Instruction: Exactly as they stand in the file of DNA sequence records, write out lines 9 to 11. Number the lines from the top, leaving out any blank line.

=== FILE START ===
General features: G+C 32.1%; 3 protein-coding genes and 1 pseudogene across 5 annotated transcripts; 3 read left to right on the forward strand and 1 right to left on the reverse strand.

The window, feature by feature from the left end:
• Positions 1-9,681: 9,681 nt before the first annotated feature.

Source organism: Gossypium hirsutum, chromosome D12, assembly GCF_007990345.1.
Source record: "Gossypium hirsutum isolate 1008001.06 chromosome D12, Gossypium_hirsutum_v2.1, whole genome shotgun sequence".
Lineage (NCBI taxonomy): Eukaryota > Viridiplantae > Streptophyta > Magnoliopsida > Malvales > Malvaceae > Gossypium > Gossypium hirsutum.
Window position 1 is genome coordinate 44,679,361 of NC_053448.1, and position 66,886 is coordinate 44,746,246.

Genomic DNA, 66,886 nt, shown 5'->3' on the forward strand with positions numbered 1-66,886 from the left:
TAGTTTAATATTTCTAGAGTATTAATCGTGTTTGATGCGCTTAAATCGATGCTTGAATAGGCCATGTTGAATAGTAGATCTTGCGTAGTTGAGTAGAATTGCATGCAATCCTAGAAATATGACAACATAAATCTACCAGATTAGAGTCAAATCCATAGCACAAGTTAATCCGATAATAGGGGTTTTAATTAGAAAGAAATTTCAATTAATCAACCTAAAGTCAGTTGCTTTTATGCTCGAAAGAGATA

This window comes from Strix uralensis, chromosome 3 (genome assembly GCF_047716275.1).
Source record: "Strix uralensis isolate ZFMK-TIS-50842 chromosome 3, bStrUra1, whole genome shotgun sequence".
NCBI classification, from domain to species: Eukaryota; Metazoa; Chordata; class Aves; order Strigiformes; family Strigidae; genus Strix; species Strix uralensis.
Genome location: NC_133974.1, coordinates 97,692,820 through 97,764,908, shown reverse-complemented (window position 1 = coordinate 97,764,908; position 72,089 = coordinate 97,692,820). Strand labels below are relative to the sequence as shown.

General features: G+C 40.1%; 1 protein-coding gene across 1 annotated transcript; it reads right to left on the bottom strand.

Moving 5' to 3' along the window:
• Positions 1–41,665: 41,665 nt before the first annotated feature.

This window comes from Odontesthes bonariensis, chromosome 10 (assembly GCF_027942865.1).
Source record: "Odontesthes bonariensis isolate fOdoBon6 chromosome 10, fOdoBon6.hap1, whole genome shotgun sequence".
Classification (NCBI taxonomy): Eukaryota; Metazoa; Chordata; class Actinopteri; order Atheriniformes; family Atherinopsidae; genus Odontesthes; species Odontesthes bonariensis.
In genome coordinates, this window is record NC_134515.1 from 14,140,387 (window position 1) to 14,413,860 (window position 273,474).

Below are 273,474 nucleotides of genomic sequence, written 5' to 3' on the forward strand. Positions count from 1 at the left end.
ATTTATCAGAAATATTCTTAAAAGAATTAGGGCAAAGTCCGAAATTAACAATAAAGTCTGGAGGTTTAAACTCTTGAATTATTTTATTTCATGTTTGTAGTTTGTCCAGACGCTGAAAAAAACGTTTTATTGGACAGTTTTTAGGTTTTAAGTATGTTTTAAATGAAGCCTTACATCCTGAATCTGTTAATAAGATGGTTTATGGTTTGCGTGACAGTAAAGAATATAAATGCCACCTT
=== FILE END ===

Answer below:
TAGTTTAATATTTCTAGAGTATTAATCGTGTTTGATGCGCTTAAATCGATGCTTGAATAGGCCATGTTGAATAGTAGATCTTGCGTAGTTGAGTAGAATTGCATGCAATCCTAGAAATATGACAACATAAATCTACCAGATTAGAGTCAAATCCATAGCACAAGTTAATCCGATAATAGGGGTTTTAATTAGAAAGAAATTTCAATTAATCAACCTAAAGTCAGTTGCTTTTATGCTCGAAAGAGATA

This window comes from Strix uralensis, chromosome 3 (genome assembly GCF_047716275.1).
Source record: "Strix uralensis isolate ZFMK-TIS-50842 chromosome 3, bStrUra1, whole genome shotgun sequence".